Plumbing Maintenance: Winterizing Routine | Roto-Rooter Blog

Plumbing Maintenance: Winterizing Routine | Roto-Rooter Blog

Have you ever had a frozen water pipe in your home? Sure, it’s a nuisance when you turn on the tap and discover your plumbing isn’t working. But that’s not the end of the ordeal. A hard freeze turns water inside the pipe into ice, which expands and creates pressure that often cracks or splits the water pipe, no matter if it’s made of copper, plastic or cast iron. The real trouble starts when the pipe begins to thaw and pressurized water begins spewing out of the crack and into a wall cavity! If your home has a basement, it could soon turn into an indoor swimming pool if the leak goes unnoticed for an extended period. If you want to avoid these scenarios, winterize your plumbing now, before the temperatures drop into the sub-zero range.

Frozen PipesInsulation is the key. If you have exposed pipes in a crawl space, beneath pier and beam or trailer homes or even in attics and unheated garages, you need to insulate the pipes with foam insulation sleeves. Be generous with the insulation. There is no “less is more” when it comes to avoiding frozen pipes. Look at the sinks, toilets and bathtubs in your home. Do the supply lines for these fixtures run along outside walls? If so, those water pipes could be vulnerable if our winter is particularly cold. Take steps now, while you still have some reasonably warm weather on your side. For helpful winterizing tips, watch Roto-Rooter’s winterizing video.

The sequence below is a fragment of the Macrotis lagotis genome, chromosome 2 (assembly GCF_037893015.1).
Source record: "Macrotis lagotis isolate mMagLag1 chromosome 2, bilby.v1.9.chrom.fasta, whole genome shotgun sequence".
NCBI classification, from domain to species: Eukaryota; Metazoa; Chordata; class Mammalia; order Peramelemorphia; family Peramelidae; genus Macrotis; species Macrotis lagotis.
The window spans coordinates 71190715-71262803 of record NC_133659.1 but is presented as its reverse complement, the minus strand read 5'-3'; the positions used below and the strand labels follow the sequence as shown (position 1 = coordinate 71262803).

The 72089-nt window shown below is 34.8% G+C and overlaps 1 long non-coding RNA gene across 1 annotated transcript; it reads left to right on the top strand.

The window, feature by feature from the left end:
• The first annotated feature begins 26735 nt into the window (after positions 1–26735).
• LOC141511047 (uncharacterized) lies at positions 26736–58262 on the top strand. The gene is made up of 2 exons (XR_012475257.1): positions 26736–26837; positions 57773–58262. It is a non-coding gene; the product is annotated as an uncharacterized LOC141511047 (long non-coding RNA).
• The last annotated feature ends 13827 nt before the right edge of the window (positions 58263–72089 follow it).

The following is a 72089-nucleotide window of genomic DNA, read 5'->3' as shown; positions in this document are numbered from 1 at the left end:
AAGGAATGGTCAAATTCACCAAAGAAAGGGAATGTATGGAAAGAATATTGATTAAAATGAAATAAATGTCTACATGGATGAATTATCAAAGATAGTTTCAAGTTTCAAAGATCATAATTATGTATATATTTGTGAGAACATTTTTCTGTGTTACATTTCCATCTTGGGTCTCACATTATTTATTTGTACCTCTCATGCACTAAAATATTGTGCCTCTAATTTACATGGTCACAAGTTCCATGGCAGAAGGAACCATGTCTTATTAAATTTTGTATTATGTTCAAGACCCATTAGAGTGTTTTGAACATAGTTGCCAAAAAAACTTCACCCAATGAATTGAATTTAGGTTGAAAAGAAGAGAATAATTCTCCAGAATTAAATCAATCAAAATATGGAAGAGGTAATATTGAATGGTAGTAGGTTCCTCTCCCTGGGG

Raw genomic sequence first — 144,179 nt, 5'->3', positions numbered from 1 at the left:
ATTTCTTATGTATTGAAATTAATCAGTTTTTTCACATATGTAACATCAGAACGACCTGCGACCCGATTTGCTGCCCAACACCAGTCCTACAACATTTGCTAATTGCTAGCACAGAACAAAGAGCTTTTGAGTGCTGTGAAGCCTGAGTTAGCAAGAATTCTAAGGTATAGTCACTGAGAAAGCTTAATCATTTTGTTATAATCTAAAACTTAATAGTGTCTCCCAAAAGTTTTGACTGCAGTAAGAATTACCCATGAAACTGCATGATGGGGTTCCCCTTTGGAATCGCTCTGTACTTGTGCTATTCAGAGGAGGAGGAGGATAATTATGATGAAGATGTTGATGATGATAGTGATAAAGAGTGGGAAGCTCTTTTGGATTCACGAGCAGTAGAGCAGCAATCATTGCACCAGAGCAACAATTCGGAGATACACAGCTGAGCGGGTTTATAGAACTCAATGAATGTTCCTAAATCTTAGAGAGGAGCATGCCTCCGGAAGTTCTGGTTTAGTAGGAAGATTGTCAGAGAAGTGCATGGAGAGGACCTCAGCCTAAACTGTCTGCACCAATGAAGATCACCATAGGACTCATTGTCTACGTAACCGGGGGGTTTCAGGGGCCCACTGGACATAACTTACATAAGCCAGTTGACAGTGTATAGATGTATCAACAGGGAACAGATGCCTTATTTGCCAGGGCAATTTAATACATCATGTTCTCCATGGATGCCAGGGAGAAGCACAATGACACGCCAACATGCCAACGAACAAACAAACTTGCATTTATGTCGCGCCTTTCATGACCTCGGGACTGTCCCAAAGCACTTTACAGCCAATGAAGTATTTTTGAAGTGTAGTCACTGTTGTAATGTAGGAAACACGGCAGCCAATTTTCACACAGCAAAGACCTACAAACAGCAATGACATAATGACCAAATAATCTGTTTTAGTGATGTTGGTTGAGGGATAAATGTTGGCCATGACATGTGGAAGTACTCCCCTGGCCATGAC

And the number one thing you need to do now if you live in the Northeast or Midwest is disconnect garden hoses from outside faucets. Then cover the faucets with Styrofoam insulation kits. If you live in the south, do this before the end of November! When water inside a garden hose freezes, it expands ice and pressure right into the faucet itself and into the water pipe that supplies it. That’s the most common place where water pipes freeze. And if you have a leaking outside faucet, fix it before winter arrives. If you can’t do it yourself, call a plumber. If you don’t those drips will surely freeze and create a bigger problem this winter. A plumber can also inspect your plumbing system and show you where your may have vulnerabilities to extreme cold.

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